I was later to the auction barn than I like. Cars already filled the closest parking areas. The usual crowd was there, in force. It was a lovely afternoon, and this was the place to be. A quick scan of the two buildings full of tables and racks told me several choice pieces were to be had, if fortune favored us. Let the games begin…
Promptly at 4 o’clock, the auctioneer ascended his perch and donned a microphone. Eager attendees quickly surrounded the first rack up for bid, jockeying for position and view.
I watched from among the milling browsers, waiting for a later rack of some targeted treasures I had my eye on. Because I need pieces for the decoupauge project I’m planning for Channel 25, a vintage wood artist’s box and antique frame were high on my list. When they pulled the rack with my items forward, I followed it, finding a place where I could see what was happening through the crowd.
At this auction, the bid is for “choice” of anything on the rack. The trick is to get what you want before someone else does, and yet stay in the range you are willing to pay. I bid a bit more for the box and frame than I normally would because I need them for the feature; they had to come home with me. And they did.
On another rack, I secured a box of high-quality decorative framed prints and a set of six lead crystal etched wine glasses from Scotland. Good acquisitions for the shop. My husband and I wrapped the glasses, carefully, for transport. Butch usually lets me do the bidding while he carries what I buy to the truck. Gotta love the guy.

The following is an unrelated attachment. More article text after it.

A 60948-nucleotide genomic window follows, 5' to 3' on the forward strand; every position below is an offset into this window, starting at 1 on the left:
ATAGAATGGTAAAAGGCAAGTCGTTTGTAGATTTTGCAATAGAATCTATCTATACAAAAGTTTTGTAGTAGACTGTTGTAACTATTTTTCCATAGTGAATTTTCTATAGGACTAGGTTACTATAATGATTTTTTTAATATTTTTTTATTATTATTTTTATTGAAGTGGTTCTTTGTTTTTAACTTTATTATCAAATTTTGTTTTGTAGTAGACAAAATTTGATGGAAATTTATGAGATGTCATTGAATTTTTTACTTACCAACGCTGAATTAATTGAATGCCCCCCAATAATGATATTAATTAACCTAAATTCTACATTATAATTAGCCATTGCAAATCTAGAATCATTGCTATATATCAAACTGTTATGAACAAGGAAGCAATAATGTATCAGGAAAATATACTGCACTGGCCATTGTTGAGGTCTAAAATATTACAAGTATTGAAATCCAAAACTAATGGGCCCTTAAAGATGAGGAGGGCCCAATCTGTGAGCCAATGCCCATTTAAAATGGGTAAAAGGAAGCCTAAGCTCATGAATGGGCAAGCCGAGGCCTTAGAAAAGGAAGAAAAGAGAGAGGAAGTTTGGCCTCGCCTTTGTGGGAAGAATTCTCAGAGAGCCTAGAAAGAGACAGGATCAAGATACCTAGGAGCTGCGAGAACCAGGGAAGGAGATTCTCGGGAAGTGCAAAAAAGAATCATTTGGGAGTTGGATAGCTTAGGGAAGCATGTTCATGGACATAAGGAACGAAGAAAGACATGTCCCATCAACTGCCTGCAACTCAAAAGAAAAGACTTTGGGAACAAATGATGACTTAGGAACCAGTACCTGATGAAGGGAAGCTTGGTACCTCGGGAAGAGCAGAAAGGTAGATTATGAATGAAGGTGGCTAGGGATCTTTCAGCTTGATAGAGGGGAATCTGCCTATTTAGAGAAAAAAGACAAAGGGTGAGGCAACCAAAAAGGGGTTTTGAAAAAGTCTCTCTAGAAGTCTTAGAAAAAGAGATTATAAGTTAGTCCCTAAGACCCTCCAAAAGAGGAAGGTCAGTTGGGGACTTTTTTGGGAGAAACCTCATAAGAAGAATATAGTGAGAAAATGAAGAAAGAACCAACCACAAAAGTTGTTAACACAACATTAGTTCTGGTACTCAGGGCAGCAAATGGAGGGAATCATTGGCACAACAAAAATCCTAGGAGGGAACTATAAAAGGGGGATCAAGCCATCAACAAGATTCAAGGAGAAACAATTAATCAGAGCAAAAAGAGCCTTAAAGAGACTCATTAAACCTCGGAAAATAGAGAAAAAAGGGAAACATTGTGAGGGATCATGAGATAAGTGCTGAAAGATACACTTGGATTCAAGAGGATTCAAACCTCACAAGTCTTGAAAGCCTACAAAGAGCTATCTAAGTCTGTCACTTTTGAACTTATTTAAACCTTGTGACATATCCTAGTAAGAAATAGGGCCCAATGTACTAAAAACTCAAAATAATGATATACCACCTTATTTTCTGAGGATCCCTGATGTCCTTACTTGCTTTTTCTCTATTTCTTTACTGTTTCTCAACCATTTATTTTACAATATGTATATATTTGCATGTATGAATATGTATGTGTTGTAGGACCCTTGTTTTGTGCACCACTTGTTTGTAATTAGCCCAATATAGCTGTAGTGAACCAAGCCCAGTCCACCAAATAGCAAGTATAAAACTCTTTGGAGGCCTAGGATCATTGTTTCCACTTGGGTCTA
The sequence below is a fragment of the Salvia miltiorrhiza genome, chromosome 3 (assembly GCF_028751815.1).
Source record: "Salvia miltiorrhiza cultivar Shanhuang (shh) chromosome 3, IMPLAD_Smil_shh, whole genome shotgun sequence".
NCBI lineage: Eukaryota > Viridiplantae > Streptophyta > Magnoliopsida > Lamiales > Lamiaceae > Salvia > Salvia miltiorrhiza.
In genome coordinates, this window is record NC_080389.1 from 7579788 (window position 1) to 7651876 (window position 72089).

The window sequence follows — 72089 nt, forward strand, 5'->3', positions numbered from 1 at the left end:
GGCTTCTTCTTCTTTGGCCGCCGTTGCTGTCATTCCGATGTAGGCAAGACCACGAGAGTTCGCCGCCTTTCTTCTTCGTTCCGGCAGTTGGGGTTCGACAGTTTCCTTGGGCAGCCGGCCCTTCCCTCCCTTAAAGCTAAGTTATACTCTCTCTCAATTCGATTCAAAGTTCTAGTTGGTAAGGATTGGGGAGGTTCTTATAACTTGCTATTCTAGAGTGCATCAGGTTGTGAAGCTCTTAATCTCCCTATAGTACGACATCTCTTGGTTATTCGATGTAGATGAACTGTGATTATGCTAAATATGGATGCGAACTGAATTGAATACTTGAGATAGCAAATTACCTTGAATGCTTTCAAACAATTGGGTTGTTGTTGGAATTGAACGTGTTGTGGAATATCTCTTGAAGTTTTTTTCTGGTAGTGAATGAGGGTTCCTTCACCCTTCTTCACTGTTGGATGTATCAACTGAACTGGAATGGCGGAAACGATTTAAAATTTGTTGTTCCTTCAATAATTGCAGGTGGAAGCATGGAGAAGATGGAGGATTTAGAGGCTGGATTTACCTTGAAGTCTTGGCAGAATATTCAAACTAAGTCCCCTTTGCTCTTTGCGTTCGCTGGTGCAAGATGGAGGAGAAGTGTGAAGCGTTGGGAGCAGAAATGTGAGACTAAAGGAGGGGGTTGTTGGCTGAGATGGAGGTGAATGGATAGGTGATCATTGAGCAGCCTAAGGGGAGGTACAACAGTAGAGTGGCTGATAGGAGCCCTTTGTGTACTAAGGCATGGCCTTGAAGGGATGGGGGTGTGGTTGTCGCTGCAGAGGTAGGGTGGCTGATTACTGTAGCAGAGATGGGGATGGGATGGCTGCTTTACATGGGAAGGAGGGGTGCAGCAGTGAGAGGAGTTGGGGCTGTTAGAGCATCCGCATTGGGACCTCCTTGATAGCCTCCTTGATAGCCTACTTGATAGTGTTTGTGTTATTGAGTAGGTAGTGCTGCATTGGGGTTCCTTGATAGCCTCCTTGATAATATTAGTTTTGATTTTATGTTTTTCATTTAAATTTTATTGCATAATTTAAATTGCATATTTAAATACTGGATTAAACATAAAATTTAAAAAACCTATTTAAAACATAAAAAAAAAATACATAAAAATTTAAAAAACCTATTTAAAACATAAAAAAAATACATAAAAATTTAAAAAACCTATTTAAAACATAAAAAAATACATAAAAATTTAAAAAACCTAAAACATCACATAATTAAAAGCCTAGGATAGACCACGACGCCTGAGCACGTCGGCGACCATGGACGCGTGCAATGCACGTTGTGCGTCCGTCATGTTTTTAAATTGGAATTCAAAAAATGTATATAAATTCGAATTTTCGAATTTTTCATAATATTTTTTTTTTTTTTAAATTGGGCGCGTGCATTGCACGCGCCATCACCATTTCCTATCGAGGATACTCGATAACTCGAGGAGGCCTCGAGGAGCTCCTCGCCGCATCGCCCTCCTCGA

As hay racks full of stacks and boxes of merchandise were pulled to the center, one-by-one, we watched, entered the bidding occasionally, ate pork chop sandwiches, and visited with friends, all while staying alert to the ebb and flow of action.
Hubby took over as I left to attend a bridal shower. I told him I was particularly interested in the hand-painted tea table and gaudy, crystal-draped candle sconces that would be auctioned some time later. We both decided we should bid on several of the decorative table lamps and two other pieces of furniture.
“Try to get the bisque pug dog in the case. He is unusual,” I told him, and gave him a top range in price.
“Really? You think he is worth that much?”
“He’s old and has character; dogs are popular.”
“O.K.,” he said.
I’m fortunate my husband supports me in these decisions. He respects my taste and how well I know our customers. Eager to report a success, he called me on my way to the shower to tell me he was able to get the candle sconces in our price range. “They auctioned them right after you left,” he said.
“Fantastic! They’re a great shabby chic’ set,” I enthused.
When I came home, he said, “I got the dog, and you were right. I had to bid against several others for him. But I didn’t get the tea table; the bidding was fierce for it.”
“I’m disappointed, but not surprised; it was a beautiful piece. What did it bring?” When he told me, I agreed the markup would have been too high to justify staying in the bidding.
As usual, we came home with some of the items we liked, but certainly not all. Auctions are highly competitive; you win some and lose some. But there is always another one, next week.
[For more information on the darling pug dog or set of vintage candlelabra, e-mail firstname.lastname@example.org or comment on this blog.]